Wednesday, February 8, 2017

Keeping the flame alive somehow

This is my first post in over ten months. I was working from March to October 2016 in my masonry business, and that took priority over anything else; but at around August, one morning, the idea struck me to write a fiction book centering around the role of venture capital and entrepreneurship in the creation of a brave new world in answer to an approaching armageddon.
What had happened is that I had been obsessively reading on the topic of entrepreneurship and venture capital since 2010 in preparation of running my own startup, which, after three iterations, had be put on hold until such a time as an opportunity to be seized would present itself again.
In the meanwhile, all this build up needed an outlet, hence the book. Ideas kept coming out on their own for it throughout that month and even afterwards, compelling me to conclude that I “ought to” pen it down.
I had the idea to compose, play and produce a music album to go along with the book.
And so in October I started, being drawn more to the music at first. After 5 songs, I realized that doing both was too arduous and so I concentrated only on the written story from November onward.
I had assumed that writing a book wouldn’t be too hard “for a guy like me” — the arrogance!
To complicate the matter, it is a science-fiction book and it required that a fair deal of scientific research be done to bring the credibly factor to a certain level.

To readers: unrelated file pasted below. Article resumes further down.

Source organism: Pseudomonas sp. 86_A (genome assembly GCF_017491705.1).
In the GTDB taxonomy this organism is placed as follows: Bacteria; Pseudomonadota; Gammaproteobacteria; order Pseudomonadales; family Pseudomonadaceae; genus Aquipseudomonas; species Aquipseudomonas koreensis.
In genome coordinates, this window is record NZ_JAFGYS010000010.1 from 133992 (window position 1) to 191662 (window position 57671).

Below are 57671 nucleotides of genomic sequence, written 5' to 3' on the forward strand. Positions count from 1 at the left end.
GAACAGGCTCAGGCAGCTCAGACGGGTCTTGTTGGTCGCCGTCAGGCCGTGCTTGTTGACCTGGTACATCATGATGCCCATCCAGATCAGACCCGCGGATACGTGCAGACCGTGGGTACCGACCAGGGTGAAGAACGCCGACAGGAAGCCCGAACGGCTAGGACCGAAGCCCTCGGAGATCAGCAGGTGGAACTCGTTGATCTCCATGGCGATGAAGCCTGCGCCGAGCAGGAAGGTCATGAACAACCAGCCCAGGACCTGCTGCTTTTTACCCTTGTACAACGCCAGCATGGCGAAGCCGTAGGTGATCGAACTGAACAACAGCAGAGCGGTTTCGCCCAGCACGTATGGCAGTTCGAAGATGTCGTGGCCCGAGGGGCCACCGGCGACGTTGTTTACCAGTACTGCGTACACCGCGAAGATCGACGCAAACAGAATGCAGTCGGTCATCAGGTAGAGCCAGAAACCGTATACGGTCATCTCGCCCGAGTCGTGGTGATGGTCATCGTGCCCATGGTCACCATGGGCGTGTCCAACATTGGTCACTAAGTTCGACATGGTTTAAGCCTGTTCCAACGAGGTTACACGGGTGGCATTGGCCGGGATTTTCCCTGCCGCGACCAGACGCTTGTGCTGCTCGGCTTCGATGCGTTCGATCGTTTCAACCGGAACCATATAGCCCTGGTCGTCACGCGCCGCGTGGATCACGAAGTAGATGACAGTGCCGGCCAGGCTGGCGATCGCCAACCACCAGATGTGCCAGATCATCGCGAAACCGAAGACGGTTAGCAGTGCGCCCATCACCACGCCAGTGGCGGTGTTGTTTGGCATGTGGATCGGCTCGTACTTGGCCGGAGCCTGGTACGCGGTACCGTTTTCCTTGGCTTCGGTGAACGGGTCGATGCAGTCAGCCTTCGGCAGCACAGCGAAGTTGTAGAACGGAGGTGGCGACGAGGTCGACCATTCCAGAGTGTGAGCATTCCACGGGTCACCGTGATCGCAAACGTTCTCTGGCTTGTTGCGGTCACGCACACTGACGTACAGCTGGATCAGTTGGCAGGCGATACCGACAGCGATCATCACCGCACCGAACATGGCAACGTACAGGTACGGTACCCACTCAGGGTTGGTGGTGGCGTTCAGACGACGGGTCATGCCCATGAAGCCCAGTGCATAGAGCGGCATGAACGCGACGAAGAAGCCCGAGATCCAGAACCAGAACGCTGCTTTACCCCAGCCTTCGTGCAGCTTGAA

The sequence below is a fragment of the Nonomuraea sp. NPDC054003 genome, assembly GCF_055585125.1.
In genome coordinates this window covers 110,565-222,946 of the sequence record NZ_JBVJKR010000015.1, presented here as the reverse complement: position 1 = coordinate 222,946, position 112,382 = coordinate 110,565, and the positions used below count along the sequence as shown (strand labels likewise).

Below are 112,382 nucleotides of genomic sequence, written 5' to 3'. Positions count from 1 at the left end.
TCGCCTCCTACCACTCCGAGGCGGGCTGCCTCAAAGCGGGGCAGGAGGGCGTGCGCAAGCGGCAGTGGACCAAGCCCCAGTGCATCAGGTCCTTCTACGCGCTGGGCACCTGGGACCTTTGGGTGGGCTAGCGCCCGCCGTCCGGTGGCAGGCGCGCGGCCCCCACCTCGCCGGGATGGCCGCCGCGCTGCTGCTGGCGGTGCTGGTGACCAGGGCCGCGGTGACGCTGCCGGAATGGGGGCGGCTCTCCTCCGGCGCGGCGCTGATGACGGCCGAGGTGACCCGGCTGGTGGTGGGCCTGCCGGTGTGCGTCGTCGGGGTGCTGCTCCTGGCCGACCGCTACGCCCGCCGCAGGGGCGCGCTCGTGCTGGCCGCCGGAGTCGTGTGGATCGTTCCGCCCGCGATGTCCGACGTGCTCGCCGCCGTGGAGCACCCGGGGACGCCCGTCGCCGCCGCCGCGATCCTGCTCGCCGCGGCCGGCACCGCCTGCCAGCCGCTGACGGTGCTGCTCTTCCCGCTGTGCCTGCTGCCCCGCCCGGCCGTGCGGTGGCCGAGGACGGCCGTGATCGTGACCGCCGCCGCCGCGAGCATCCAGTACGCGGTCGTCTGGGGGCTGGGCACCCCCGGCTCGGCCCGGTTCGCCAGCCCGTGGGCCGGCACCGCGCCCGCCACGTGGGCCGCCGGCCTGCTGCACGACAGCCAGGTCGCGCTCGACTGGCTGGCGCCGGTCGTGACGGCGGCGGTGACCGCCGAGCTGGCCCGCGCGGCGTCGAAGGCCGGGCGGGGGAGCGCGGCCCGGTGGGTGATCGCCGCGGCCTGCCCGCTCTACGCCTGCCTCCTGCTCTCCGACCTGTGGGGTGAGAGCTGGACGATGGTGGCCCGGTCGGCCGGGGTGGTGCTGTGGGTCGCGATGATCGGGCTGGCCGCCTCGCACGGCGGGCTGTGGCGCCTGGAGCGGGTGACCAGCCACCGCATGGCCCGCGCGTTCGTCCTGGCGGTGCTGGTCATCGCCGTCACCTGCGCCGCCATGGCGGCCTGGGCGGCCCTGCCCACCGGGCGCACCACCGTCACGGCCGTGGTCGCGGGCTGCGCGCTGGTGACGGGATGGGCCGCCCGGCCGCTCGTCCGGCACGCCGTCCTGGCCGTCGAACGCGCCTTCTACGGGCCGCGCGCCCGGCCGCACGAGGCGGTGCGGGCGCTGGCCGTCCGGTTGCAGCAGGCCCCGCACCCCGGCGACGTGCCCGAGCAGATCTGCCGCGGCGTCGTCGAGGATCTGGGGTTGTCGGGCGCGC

I sent the first chapter to someone prominent who is an avid reader, and who I respect and trusted not to bullshit me and tell it as it was.
With more diplomacy and tact than were required, the message came across loud and clear: “I have read this,” and “Have you ever read ‘On Writing’ by Stephen King?” he said. In other words, it sucked big time.
Now I was facing the fact that there was more than I had thought to being a fiction writer … if I was to induce someone else to read my work.
I then set out to put myself through a crash course so as to bring my writing up several notches, and went back to work, getting up to and through Chapter 10 before deciding to scrap it all and restart from the beginning.
The second start was much better, but as I was running out of allocated time this winter, I decided to push through getting the first draft all done without bringing each chapter to a satisfactory result, just so I could nail the basis for the book. This episode was painful and filled with self-doubts. At one point I decided that the book should not be written, and I forced myself to finish the rough draft, just for the discipline of completing an action and not merely abandoning something started mid-course.
By the time the first draft was done, I felt liberated; and when I looked at the first chapter, I liked it a lot, even though it would undoubtedly benefit from some polishing should the actual novel be written in the future. I sent it to my trusted reader, who said it was “much, much better”, causing him to want to read Chapter 2, when it’s ready.
So where does that leave me?
I have to imminently go back to my masonry business; however, after several months of steady, albeit part-time work, I now have one good chapter, better writing skills and another 32,500 words to draw from to inspire the novel proper — or the novella — or the short story — to take me where it will, as I continue to unearth its story, characters and secrets.

No comments:

Post a Comment